For the first time in the city's history, Watertown is hosting a mixed martial arts event, MMA fighting. The sport is actually banned in New York State, but only at the professional level. As our Brian Dwyer reports, the fighters set for Saturday night's bouts are amateurs whose careers, event promoters say, have been held back by the ban.
WATERTOWN, N.Y. -- There's no question mixed martial arts is a brutally violent sport. That's why nearly 20 years ago, New York State outlawed it. But fighters who travel the country say that's not what it's about. The structure. The discipline.
"If it wasn't for MMA, I'd be doing 15 years in prison, literally. It saved my life. I was one of those kids on the street hanging out and Ken Kronenberg, one of my teachers, picked me up and said you've got too much talent to be out here," said Saboor Coleman.
It's stories like that that leave many involved in the sport frustrated with the ban. Although, a small loophole has eased some of that pain. The state ban outlaws professional fights, meaning amateurs, those who don't get paid, to fight still can.
Amateur cards are starting to pop up all over the state, including this Saturday night in Watertown, the first in city history. And promoters of that event are quick to point out that New York amateurs often have more experience than many pro fighters.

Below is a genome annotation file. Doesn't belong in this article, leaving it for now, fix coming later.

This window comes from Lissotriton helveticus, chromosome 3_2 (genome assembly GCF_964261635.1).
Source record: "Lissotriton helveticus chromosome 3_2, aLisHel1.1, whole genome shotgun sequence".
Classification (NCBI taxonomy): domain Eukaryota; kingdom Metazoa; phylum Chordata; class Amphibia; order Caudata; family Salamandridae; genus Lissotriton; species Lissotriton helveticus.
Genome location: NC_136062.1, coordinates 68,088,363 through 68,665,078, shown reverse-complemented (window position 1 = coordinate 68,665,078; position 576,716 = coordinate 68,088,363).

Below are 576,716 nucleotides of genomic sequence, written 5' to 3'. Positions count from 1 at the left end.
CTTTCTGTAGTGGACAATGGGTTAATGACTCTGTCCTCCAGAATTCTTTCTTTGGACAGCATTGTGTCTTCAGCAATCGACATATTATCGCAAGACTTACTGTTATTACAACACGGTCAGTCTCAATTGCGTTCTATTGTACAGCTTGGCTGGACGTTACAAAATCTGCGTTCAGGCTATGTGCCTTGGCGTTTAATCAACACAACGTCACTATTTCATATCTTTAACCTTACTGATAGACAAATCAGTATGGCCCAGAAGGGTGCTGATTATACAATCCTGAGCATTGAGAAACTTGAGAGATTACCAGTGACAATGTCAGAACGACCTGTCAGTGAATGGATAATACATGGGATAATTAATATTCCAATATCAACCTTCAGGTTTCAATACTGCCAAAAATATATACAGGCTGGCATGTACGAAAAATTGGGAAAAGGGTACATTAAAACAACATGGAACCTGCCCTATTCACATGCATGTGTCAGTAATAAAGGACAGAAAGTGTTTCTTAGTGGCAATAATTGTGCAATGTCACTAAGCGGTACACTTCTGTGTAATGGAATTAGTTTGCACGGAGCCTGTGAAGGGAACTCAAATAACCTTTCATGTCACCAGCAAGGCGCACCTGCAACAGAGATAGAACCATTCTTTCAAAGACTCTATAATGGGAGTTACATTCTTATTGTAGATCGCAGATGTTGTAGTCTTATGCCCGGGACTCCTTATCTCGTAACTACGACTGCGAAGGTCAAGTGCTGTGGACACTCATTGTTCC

"The more fights you have, the better you get, the better the skill. I truly believe that the amateur quality of fighters we're presenting are easily comparable to pro fights we'd see in other states," said John Gibbons of Ground Zero Promotions.
And Coleman is one of them. The Watertown fighter is planning to go pro after Saturday, but he says it'll be amazing to have his family there to root him on, something he couldn't afford to do fighting in other states.
"It means 100 percent,” Coleman said. “It turns the fighter from a 100 percent fighter to a 200 percent fighter just to hear the noise and know they're there for you."
And it's events like this that MMA fans are hoping open the eyes of lawmakers. They can see what it's all about and see the popularity and maybe get it legalized at all levels.
"It's number two in the world right now. Second only to soccer. That should say volumes. Most of the world can't be wrong on the quality of the sport," Gibbons said.
The bell rings on the Watertown fights, Saturday night at 6 at the Fairgrounds. General admission tickets are still available.
Earlier this year, the New York State Senate passed a bill that would have legalized MMA. But Assembly members, overwhelmingly against it, didn't even vote on it. The parent company of UFC has sued New York State and that is still pending.